Man of Steel starts out on Krypton, and we get to see quite a bit of it. We don't just get a glimpse; we get to understand the political climate, we get a feel for the culture and history, and a sense of what Kryptonians are like. Later when General Zod invades Earth, we see spaceships, weapons, and all sorts of crazy alien technology. I like how the reason for why Kryptonians develop super powers is established and how the sensory overload really disturbs and weakens them until they learn to adapt to the physical changes. In a flashback we see young Clark Kent in school when he is overcome by his x-ray vision and super hearing. The boy curls up in a fetal position, coving his ears, and tries to block the sensory overload. It looks a lot like an autistic child having a meltdown. The setting is so much more detailed, and it is developed steadily throughout the movie. That alone shows how well Man of Steel was written.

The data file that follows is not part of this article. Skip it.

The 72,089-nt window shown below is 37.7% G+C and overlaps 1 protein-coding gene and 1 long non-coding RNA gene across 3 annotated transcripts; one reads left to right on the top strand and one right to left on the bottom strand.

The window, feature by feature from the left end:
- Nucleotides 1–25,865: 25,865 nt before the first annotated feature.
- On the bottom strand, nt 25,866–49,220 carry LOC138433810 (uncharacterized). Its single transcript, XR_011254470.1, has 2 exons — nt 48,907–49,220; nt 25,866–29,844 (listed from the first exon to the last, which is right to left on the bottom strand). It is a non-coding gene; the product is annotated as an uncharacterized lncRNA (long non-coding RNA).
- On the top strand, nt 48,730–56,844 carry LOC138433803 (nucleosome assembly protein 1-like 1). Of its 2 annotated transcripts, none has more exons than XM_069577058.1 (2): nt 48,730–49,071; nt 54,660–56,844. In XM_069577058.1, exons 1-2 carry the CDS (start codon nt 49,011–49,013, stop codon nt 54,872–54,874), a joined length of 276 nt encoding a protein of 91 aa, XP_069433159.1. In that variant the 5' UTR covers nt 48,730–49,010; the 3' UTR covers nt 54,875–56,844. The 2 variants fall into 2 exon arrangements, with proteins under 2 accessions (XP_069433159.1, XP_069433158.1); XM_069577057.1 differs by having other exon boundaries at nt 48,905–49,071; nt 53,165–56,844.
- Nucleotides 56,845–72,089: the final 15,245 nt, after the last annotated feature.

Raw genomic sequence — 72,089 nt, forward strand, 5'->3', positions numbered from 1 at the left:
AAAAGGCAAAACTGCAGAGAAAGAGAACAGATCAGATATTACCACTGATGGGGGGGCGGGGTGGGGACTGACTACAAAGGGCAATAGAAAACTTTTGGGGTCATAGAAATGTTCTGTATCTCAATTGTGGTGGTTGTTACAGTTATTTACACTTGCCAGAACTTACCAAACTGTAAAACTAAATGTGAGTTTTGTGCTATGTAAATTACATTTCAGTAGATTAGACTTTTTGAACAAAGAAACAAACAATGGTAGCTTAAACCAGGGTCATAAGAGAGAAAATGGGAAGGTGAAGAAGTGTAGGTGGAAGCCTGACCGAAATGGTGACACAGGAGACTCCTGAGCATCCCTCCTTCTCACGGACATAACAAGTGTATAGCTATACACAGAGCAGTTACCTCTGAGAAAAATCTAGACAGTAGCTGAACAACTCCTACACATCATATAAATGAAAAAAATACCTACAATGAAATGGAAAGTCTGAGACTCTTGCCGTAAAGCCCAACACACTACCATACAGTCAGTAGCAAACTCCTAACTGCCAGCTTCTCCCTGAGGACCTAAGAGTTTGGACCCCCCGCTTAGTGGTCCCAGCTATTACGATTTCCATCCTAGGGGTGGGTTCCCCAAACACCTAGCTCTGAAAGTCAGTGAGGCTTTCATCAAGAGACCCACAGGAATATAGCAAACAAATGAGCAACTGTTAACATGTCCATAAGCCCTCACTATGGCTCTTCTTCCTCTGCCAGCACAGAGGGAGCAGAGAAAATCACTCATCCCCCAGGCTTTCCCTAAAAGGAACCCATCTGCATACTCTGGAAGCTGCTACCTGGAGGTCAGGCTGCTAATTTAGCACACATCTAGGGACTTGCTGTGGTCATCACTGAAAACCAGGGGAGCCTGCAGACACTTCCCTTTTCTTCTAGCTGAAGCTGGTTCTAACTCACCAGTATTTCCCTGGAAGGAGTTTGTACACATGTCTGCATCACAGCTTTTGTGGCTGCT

The characters were well written, too. Kal-El isn't really called "Superman" in the movie, which was a delightful detail. Kal-El is a very human character and is very easy to relate to. He was raised by some very good parents who instilled in him a strong sense of morality and  righteousness, but they also encouraged him to keep his powers a secret because none of them knew how the people of Earth would react to him being so different. This really illustrated the "alien immigrant" nature of Superman's character, the fear and uncertainty about being different is something anyone can relate to. In spite of his moralistic upbringing, Kal-El is faced with situations that no parents from a farm in Kansas could ever have prepared their son for. Trying to figure out what is the best thing to do isn't easy, and we get to see that realistic weakness of character in Kal-El. Also, never ever threaten Clark Kent's mother. Just saying.